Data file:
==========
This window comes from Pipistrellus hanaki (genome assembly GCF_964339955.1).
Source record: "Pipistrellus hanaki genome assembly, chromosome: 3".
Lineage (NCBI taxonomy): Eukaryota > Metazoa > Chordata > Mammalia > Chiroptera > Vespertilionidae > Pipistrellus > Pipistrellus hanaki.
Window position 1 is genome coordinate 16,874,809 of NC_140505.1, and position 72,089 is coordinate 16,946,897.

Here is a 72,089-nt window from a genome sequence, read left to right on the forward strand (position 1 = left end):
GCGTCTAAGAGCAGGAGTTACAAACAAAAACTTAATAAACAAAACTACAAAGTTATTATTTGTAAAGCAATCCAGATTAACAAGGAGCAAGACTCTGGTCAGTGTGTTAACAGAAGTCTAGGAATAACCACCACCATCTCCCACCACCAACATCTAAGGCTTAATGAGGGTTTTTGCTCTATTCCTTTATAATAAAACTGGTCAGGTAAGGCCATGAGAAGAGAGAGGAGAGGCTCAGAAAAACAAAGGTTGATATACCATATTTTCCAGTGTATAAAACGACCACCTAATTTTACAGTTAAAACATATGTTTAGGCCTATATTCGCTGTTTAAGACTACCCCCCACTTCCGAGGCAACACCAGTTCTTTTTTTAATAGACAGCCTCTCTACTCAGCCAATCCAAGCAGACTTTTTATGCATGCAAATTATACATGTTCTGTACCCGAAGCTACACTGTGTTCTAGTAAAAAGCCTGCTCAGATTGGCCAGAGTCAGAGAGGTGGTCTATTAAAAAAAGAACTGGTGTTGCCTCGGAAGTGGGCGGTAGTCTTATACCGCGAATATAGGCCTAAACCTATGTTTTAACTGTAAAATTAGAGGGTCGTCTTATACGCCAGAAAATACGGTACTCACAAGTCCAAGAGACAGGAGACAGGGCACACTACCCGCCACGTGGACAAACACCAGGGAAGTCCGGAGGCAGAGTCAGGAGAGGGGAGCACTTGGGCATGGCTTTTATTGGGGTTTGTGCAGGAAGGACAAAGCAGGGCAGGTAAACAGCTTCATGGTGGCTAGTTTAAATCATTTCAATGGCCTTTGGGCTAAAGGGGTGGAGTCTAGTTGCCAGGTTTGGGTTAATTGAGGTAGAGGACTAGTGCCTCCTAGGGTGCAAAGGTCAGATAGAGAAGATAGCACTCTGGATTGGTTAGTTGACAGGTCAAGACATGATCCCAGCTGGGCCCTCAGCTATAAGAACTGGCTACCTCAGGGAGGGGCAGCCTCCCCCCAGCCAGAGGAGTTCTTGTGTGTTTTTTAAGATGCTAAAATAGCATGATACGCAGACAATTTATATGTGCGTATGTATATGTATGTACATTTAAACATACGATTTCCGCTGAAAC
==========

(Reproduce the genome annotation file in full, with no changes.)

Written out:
This window comes from Pipistrellus hanaki (genome assembly GCF_964339955.1).
Source record: "Pipistrellus hanaki genome assembly, chromosome: 3".
Lineage (NCBI taxonomy): Eukaryota > Metazoa > Chordata > Mammalia > Chiroptera > Vespertilionidae > Pipistrellus > Pipistrellus hanaki.
Window position 1 is genome coordinate 16,874,809 of NC_140505.1, and position 72,089 is coordinate 16,946,897.

Here is a 72,089-nt window from a genome sequence, read left to right on the forward strand (position 1 = left end):
GCGTCTAAGAGCAGGAGTTACAAACAAAAACTTAATAAACAAAACTACAAAGTTATTATTTGTAAAGCAATCCAGATTAACAAGGAGCAAGACTCTGGTCAGTGTGTTAACAGAAGTCTAGGAATAACCACCACCATCTCCCACCACCAACATCTAAGGCTTAATGAGGGTTTTTGCTCTATTCCTTTATAATAAAACTGGTCAGGTAAGGCCATGAGAAGAGAGAGGAGAGGCTCAGAAAAACAAAGGTTGATATACCATATTTTCCAGTGTATAAAACGACCACCTAATTTTACAGTTAAAACATATGTTTAGGCCTATATTCGCTGTTTAAGACTACCCCCCACTTCCGAGGCAACACCAGTTCTTTTTTTAATAGACAGCCTCTCTACTCAGCCAATCCAAGCAGACTTTTTATGCATGCAAATTATACATGTTCTGTACCCGAAGCTACACTGTGTTCTAGTAAAAAGCCTGCTCAGATTGGCCAGAGTCAGAGAGGTGGTCTATTAAAAAAAGAACTGGTGTTGCCTCGGAAGTGGGCGGTAGTCTTATACCGCGAATATAGGCCTAAACCTATGTTTTAACTGTAAAATTAGAGGGTCGTCTTATACGCCAGAAAATACGGTACTCACAAGTCCAAGAGACAGGAGACAGGGCACACTACCCGCCACGTGGACAAACACCAGGGAAGTCCGGAGGCAGAGTCAGGAGAGGGGAGCACTTGGGCATGGCTTTTATTGGGGTTTGTGCAGGAAGGACAAAGCAGGGCAGGTAAACAGCTTCATGGTGGCTAGTTTAAATCATTTCAATGGCCTTTGGGCTAAAGGGGTGGAGTCTAGTTGCCAGGTTTGGGTTAATTGAGGTAGAGGACTAGTGCCTCCTAGGGTGCAAAGGTCAGATAGAGAAGATAGCACTCTGGATTGGTTAGTTGACAGGTCAAGACATGATCCCAGCTGGGCCCTCAGCTATAAGAACTGGCTACCTCAGGGAGGGGCAGCCTCCCCCCAGCCAGAGGAGTTCTTGTGTGTTTTTTAAGATGCTAAAATAGCATGATACGCAGACAATTTATATGTGCGTATGTATATGTATGTACATTTAAACATACGATTTCCGCTGAAAC